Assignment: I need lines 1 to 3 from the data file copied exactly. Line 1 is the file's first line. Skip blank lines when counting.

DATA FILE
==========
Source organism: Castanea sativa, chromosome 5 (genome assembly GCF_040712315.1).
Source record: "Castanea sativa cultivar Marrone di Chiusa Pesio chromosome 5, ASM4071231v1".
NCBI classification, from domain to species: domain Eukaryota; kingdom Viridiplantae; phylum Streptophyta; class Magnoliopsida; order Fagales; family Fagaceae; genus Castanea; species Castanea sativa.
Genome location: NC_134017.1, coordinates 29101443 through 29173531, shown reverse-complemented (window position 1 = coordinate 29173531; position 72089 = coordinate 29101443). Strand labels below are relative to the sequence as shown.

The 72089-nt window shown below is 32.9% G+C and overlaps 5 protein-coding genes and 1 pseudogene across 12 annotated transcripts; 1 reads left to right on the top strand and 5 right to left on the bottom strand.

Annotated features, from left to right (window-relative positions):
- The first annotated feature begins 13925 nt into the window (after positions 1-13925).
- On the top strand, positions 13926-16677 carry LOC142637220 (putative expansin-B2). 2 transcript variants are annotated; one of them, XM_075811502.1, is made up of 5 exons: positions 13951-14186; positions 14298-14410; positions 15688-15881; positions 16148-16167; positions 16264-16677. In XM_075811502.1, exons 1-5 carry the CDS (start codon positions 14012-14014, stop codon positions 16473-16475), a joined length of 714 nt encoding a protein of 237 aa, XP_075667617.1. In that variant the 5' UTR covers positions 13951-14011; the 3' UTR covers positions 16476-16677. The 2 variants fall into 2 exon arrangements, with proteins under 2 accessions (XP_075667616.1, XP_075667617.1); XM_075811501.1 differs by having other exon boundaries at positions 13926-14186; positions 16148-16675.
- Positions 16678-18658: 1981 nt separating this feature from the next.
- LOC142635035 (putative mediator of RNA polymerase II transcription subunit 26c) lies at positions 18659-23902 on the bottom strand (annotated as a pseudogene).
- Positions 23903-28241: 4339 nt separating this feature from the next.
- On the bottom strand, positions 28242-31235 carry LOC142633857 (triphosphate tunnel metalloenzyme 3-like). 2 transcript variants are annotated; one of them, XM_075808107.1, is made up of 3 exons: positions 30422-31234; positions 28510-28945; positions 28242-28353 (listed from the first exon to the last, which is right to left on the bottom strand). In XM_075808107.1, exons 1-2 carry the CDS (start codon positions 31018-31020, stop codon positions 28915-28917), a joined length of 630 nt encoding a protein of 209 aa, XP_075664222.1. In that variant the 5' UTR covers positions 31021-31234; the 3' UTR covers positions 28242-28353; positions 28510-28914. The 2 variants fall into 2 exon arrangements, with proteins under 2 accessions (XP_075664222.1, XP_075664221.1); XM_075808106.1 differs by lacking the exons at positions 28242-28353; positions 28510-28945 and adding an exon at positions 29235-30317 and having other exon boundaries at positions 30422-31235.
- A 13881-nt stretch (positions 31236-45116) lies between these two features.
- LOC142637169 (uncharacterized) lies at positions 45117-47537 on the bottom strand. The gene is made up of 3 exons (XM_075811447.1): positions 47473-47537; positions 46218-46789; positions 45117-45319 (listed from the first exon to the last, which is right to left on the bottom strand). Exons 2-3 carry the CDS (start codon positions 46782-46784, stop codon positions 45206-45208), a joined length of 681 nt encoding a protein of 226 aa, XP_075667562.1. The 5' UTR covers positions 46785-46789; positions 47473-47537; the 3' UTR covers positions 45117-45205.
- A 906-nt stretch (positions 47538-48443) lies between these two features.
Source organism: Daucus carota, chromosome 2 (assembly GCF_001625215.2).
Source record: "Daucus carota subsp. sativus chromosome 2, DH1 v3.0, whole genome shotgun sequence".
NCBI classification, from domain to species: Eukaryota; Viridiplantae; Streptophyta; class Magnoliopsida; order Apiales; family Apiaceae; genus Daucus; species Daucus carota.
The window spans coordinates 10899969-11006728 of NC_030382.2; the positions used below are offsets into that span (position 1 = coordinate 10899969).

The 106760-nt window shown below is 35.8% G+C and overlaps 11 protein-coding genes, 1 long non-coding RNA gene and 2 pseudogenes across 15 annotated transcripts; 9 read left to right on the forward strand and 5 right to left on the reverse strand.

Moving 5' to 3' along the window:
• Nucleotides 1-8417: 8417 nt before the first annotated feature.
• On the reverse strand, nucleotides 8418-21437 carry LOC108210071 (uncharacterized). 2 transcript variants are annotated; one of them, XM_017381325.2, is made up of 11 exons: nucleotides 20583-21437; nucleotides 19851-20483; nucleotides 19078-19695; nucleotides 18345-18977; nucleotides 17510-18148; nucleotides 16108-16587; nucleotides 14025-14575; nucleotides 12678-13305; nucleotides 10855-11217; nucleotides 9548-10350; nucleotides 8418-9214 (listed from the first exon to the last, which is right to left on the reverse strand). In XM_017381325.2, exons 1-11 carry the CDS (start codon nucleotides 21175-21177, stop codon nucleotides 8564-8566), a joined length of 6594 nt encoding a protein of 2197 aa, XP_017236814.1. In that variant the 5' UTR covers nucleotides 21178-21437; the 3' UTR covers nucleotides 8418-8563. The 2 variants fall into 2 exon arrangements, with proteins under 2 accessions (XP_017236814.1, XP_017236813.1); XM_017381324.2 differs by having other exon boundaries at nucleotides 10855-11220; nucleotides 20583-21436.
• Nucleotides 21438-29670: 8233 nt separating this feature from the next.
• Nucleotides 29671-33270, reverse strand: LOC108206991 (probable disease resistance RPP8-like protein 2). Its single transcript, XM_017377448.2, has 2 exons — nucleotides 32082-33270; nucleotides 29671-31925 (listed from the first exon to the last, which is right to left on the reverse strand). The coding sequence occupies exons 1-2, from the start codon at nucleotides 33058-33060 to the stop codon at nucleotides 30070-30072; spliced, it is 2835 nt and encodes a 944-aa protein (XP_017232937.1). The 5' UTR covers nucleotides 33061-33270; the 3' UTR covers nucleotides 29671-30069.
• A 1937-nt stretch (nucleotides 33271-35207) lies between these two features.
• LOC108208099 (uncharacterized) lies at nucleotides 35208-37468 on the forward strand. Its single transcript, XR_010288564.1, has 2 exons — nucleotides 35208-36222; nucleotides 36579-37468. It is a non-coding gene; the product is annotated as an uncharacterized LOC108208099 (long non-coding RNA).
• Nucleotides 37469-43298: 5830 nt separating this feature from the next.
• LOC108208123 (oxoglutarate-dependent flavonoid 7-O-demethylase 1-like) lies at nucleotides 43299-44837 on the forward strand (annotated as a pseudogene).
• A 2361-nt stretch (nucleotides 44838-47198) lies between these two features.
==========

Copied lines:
Source organism: Castanea sativa, chromosome 5 (genome assembly GCF_040712315.1).
Source record: "Castanea sativa cultivar Marrone di Chiusa Pesio chromosome 5, ASM4071231v1".
NCBI classification, from domain to species: domain Eukaryota; kingdom Viridiplantae; phylum Streptophyta; class Magnoliopsida; order Fagales; family Fagaceae; genus Castanea; species Castanea sativa.